DLW: Photographing Black men and women made me realize that I had a lack of a connection with my own race and culture, even though I was raised in some of the same types of neighborhoods, school systems, and shared the same cultural background. The Southern culture barely resonated with me. Of course I knew I was a Black male, but there’s this thing where a lot of idealisms are placed on men, black males especially, that I did not feel the need to be proud of. I didn’t feel like they were a part of me to begin with. My reasons for making much of the work that I make is definitely a result of being gay and having a disconnect between myself and many other black males, what is expected of black men, and what I experienced growing up.
There were times that I didn’t feel “black enough”. Sometimes, I didn’t want to be “black enough”. I didn’t see it as a setback, but I wasn’t benefitting from being black in the way that people normally see black people benefitting from being black. You’re looked at differently when people don’t feel you’re one of them or don’t like the same things as them. That was my case. I was this round, un-athletic, black boy, with green eyes, walking around, looking “other.” I’d even go so far as to say “black enough” also means “masculine enough.” I was, randomly, mistaken for a girl when I was younger, but very often, even in high school and at the restaurant I worked at. I was so self-conscious. I was trying to be happy. I didn’t think I was better than anyone. I ended up conforming. I would wear name brand clothing and shoes like the guys around me. I got braids and twists in my hair. I even danced the same as them. That way, they wouldn’t talk about how my body looked, my eye color, or say anything I did was gay. I would have been devastated to have someone actually know that I was gay in grade school. I didn’t come out until three years into college and I’m still not done. I saw how boys treated the only gay boy who was out. I had a few male best friends growing up and they were all artists. I didn’t have anything to worry about with them. It’s easy to say conforming is a cop-out. But when you feel like the only drop of sand next to the fire, you know you can’t put it out. You want to become one of the flames. I just want to tell people to be themselves in the safest way possible. I have a quote that I say: “You like what you like”. I try to live by it.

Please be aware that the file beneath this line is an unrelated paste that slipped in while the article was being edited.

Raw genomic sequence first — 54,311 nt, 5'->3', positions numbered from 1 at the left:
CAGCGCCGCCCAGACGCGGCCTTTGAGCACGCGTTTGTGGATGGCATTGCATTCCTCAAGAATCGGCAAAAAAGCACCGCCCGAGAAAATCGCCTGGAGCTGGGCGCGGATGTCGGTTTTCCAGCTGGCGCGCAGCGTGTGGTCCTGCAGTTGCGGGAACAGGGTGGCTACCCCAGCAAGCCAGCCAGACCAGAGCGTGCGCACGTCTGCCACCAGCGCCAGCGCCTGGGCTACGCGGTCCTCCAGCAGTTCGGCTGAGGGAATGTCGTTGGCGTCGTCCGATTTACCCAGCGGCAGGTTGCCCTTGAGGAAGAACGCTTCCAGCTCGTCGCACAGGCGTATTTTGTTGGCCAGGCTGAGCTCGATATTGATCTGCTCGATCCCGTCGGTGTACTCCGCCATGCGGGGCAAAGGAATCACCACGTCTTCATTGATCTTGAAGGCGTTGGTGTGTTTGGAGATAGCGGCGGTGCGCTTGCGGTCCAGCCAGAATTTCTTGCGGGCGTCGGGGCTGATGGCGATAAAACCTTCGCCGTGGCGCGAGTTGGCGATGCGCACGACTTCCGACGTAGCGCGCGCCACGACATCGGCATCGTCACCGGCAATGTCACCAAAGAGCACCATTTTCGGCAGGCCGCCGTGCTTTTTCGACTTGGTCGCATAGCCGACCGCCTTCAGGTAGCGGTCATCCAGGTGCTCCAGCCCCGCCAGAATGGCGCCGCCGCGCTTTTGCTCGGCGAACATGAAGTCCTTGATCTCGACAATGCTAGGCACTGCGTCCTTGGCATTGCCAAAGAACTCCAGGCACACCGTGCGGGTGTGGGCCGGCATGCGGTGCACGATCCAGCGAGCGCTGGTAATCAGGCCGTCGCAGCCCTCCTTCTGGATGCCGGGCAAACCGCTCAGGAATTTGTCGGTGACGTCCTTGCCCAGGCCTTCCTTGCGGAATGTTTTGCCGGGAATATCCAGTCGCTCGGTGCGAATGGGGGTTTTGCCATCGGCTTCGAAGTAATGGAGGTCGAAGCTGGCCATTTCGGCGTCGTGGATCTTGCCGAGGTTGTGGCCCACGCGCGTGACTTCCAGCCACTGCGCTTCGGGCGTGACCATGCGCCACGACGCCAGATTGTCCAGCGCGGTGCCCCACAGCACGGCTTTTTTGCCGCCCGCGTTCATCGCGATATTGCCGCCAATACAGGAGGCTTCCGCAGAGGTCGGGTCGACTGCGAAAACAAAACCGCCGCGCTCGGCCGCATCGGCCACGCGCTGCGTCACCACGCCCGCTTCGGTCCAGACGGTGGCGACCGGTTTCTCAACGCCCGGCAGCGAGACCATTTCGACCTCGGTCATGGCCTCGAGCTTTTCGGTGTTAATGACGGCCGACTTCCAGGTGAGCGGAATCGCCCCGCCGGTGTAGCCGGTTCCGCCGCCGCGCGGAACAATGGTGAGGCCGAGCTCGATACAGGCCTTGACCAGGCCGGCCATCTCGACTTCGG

ZJM: You also state that you felt “othered” by your father’s absence. Do you think him being around while you grew up may have changed your experience as a black male?
DLW: I don’t think my experience would have been any different. If he was the one person that was supposed to tell me to be like the other black males I grew up around, I still wouldn’t have listened. I wasn’t around my father often when I was younger, but I was around sporadically enough to see what kind of man he was. It seemed like he could not have been the same type of parent that raised the guys that I couldn’t identify with in school. I wasn’t able to realize or even understand this when I was younger. Then he went to prison for a few years in the late 90s. I didn’t see him for a while after that. Father figures came and went throughout my household. My mom was dating, so there were father figures around during much of my adolescence. However, that didn’t help me understand anything I was dealing with. I was continuously creating my own view of what a man should be. There was even a high school foreign exchange student from Azerbaijan who lived with us for a year. His view was more expansive than mine and my mom’s put together. We had never left the South. He was basically the older brother I never had and brought an alternate perspective of masculinity in my life.
ZJM: In your series, Beauty Kings, you’re working with photographing strangers, but you’ve started wrapping their head in a velvet cloth.